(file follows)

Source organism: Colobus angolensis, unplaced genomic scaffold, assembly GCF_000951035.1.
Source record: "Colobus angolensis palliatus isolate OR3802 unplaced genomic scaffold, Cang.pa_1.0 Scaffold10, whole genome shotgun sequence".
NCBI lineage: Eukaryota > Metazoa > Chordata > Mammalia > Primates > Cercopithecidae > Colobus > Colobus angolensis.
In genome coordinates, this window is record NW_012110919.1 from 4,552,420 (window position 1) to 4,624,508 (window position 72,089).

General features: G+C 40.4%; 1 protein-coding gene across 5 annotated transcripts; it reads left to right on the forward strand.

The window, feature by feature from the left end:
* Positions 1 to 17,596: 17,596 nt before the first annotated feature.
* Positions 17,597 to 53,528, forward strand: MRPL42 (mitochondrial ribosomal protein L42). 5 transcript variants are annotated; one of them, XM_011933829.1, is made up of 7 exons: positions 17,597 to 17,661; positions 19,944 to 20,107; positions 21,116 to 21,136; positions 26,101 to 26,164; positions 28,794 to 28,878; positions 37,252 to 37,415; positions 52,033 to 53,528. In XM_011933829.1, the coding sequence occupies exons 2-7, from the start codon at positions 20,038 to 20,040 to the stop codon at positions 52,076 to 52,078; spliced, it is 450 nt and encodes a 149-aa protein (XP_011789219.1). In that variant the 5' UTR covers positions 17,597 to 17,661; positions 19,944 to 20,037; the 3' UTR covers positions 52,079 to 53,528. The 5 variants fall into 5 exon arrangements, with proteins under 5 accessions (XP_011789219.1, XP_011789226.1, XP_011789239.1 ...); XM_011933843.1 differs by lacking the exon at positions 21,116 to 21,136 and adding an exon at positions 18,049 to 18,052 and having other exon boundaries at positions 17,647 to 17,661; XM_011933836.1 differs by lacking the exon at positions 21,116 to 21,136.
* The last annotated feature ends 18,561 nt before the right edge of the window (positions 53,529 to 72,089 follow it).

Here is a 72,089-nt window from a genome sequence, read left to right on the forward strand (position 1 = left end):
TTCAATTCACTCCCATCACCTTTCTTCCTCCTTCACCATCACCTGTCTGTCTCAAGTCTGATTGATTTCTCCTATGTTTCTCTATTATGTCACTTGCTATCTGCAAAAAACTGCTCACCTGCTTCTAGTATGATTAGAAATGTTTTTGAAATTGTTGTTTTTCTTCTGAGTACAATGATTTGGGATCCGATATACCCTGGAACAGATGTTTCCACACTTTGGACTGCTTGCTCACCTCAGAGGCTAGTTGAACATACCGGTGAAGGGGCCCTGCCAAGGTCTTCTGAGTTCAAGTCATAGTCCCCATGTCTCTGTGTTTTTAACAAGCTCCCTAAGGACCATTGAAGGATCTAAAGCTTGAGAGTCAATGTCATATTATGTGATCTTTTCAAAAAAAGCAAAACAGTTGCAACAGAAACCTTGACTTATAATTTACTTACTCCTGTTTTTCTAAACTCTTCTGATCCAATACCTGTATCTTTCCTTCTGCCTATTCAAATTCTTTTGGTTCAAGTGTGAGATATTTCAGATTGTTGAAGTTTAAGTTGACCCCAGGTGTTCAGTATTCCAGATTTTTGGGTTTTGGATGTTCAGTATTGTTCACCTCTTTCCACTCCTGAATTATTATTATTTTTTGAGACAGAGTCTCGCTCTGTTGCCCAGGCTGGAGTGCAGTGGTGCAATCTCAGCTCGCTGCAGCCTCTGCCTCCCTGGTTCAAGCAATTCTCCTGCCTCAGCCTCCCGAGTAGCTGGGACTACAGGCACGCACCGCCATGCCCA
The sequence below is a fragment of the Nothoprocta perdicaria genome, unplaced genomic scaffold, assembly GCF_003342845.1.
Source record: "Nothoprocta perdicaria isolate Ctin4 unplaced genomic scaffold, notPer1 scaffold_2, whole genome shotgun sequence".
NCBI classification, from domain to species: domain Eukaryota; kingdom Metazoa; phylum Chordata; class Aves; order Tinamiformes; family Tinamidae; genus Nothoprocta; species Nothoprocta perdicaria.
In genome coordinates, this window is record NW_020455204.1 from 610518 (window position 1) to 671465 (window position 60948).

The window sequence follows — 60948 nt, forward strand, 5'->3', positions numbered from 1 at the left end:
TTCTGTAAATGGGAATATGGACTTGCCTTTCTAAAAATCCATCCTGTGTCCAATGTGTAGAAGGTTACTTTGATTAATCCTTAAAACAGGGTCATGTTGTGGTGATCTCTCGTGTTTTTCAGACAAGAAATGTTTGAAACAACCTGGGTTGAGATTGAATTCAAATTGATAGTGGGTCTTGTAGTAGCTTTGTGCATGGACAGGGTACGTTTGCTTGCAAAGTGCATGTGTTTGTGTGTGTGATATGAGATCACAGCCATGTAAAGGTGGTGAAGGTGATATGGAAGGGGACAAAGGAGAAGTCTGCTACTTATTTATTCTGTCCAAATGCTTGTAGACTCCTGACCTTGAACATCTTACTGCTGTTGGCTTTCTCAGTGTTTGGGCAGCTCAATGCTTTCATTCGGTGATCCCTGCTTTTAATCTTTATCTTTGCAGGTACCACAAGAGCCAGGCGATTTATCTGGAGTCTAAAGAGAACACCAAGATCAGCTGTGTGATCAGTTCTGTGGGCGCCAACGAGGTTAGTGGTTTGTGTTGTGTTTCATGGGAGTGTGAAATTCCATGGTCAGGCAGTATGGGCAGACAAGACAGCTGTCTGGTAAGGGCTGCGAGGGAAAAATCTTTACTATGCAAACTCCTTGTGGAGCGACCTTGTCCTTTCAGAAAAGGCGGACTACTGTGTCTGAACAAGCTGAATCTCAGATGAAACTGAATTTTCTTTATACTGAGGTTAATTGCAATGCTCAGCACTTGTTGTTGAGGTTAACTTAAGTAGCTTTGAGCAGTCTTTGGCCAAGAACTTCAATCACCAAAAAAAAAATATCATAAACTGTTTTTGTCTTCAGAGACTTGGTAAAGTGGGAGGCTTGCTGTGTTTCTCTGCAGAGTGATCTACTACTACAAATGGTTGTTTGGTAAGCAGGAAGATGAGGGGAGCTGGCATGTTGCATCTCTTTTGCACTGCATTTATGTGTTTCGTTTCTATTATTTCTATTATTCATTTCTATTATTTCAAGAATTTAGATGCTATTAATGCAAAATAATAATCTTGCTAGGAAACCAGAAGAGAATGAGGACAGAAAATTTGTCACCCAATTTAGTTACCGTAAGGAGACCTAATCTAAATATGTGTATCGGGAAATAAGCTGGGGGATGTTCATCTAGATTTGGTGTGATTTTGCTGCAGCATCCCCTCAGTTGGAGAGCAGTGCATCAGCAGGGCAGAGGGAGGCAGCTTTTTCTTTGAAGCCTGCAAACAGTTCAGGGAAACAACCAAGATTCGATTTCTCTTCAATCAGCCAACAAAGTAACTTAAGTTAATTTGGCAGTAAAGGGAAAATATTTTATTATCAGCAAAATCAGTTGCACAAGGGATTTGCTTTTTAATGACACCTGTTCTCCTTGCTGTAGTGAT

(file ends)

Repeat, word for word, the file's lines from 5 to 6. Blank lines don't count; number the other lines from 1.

General features: G+C 40.4%; 1 protein-coding gene across 5 annotated transcripts; it reads left to right on the forward strand.

The window, feature by feature from the left end: